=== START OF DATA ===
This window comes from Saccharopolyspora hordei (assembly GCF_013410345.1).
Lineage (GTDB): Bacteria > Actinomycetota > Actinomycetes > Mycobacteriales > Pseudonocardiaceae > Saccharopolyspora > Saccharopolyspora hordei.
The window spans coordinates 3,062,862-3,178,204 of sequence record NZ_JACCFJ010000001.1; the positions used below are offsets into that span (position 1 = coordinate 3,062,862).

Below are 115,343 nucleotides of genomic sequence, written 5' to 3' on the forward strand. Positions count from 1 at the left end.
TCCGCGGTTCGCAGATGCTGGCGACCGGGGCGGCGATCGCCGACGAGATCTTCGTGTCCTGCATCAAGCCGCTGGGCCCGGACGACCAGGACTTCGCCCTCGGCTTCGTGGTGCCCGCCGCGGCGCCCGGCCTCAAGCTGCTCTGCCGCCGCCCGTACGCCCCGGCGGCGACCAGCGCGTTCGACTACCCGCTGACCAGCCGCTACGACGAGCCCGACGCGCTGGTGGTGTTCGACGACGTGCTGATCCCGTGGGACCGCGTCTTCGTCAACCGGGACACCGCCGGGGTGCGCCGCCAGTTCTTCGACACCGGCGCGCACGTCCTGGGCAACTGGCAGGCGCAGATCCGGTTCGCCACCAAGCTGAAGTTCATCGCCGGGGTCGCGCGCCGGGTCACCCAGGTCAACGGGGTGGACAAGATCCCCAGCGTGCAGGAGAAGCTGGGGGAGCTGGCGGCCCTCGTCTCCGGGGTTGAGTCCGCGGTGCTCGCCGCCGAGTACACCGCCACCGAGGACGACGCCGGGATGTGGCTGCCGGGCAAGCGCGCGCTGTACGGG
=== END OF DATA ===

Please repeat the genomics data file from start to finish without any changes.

This window comes from Saccharopolyspora hordei (assembly GCF_013410345.1).
Lineage (GTDB): Bacteria > Actinomycetota > Actinomycetes > Mycobacteriales > Pseudonocardiaceae > Saccharopolyspora > Saccharopolyspora hordei.
The window spans coordinates 3,062,862-3,178,204 of sequence record NZ_JACCFJ010000001.1; the positions used below are offsets into that span (position 1 = coordinate 3,062,862).

Below are 115,343 nucleotides of genomic sequence, written 5' to 3' on the forward strand. Positions count from 1 at the left end.
TCCGCGGTTCGCAGATGCTGGCGACCGGGGCGGCGATCGCCGACGAGATCTTCGTGTCCTGCATCAAGCCGCTGGGCCCGGACGACCAGGACTTCGCCCTCGGCTTCGTGGTGCCCGCCGCGGCGCCCGGCCTCAAGCTGCTCTGCCGCCGCCCGTACGCCCCGGCGGCGACCAGCGCGTTCGACTACCCGCTGACCAGCCGCTACGACGAGCCCGACGCGCTGGTGGTGTTCGACGACGTGCTGATCCCGTGGGACCGCGTCTTCGTCAACCGGGACACCGCCGGGGTGCGCCGCCAGTTCTTCGACACCGGCGCGCACGTCCTGGGCAACTGGCAGGCGCAGATCCGGTTCGCCACCAAGCTGAAGTTCATCGCCGGGGTCGCGCGCCGGGTCACCCAGGTCAACGGGGTGGACAAGATCCCCAGCGTGCAGGAGAAGCTGGGGGAGCTGGCGGCCCTCGTCTCCGGGGTTGAGTCCGCGGTGCTCGCCGCCGAGTACACCGCCACCGAGGACGACGCCGGGATGTGGCTGCCGGGCAAGCGCGCGCTGTACGGG